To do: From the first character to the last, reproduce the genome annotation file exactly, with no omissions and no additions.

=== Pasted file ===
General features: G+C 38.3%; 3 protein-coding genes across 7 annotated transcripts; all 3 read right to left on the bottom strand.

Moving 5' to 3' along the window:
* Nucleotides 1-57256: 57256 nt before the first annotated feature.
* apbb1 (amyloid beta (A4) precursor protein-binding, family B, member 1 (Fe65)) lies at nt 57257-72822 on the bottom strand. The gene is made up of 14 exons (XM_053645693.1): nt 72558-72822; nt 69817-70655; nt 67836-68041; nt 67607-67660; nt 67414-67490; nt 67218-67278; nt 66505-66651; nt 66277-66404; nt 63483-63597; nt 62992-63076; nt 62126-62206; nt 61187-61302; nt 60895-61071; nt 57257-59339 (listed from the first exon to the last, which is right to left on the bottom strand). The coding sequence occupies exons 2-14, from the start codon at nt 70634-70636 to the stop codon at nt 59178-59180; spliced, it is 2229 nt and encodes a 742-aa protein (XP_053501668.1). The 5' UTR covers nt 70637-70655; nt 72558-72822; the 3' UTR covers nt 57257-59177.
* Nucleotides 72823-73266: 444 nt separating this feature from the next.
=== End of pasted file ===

General features: G+C 38.3%; 3 protein-coding genes across 7 annotated transcripts; all 3 read right to left on the bottom strand.

Moving 5' to 3' along the window:
* Nucleotides 1-57256: 57256 nt before the first annotated feature.
* apbb1 (amyloid beta (A4) precursor protein-binding, family B, member 1 (Fe65)) lies at nt 57257-72822 on the bottom strand. The gene is made up of 14 exons (XM_053645693.1): nt 72558-72822; nt 69817-70655; nt 67836-68041; nt 67607-67660; nt 67414-67490; nt 67218-67278; nt 66505-66651; nt 66277-66404; nt 63483-63597; nt 62992-63076; nt 62126-62206; nt 61187-61302; nt 60895-61071; nt 57257-59339 (listed from the first exon to the last, which is right to left on the bottom strand). The coding sequence occupies exons 2-14, from the start codon at nt 70634-70636 to the stop codon at nt 59178-59180; spliced, it is 2229 nt and encodes a 742-aa protein (XP_053501668.1). The 5' UTR covers nt 70637-70655; nt 72558-72822; the 3' UTR covers nt 57257-59177.
* Nucleotides 72823-73266: 444 nt separating this feature from the next.